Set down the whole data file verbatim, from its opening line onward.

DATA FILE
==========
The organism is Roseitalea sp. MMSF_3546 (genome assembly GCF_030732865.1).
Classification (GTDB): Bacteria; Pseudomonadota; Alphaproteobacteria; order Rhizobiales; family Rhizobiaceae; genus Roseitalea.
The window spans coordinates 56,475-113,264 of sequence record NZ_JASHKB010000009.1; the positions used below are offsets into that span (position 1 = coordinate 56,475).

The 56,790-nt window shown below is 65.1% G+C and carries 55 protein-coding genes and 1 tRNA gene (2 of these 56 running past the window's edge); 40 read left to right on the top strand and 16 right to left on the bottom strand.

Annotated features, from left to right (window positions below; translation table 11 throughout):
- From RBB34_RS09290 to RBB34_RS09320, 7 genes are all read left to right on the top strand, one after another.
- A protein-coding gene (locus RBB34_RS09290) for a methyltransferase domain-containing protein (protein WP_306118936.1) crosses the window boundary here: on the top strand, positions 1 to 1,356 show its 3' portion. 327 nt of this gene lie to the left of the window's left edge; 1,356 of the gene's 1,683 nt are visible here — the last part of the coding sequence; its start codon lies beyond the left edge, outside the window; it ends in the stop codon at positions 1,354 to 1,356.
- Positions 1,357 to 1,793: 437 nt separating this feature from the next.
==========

The organism is Roseitalea sp. MMSF_3546 (genome assembly GCF_030732865.1).
Classification (GTDB): Bacteria; Pseudomonadota; Alphaproteobacteria; order Rhizobiales; family Rhizobiaceae; genus Roseitalea.
The window spans coordinates 56,475-113,264 of sequence record NZ_JASHKB010000009.1; the positions used below are offsets into that span (position 1 = coordinate 56,475).

The 56,790-nt window shown below is 65.1% G+C and carries 55 protein-coding genes and 1 tRNA gene (2 of these 56 running past the window's edge); 40 read left to right on the top strand and 16 right to left on the bottom strand.

Annotated features, from left to right (window positions below; translation table 11 throughout):
- From RBB34_RS09290 to RBB34_RS09320, 7 genes are all read left to right on the top strand, one after another.
- A protein-coding gene (locus RBB34_RS09290) for a methyltransferase domain-containing protein (protein WP_306118936.1) crosses the window boundary here: on the top strand, positions 1 to 1,356 show its 3' portion. 327 nt of this gene lie to the left of the window's left edge; 1,356 of the gene's 1,683 nt are visible here — the last part of the coding sequence; its start codon lies beyond the left edge, outside the window; it ends in the stop codon at positions 1,354 to 1,356.
- Positions 1,357 to 1,793: 437 nt separating this feature from the next.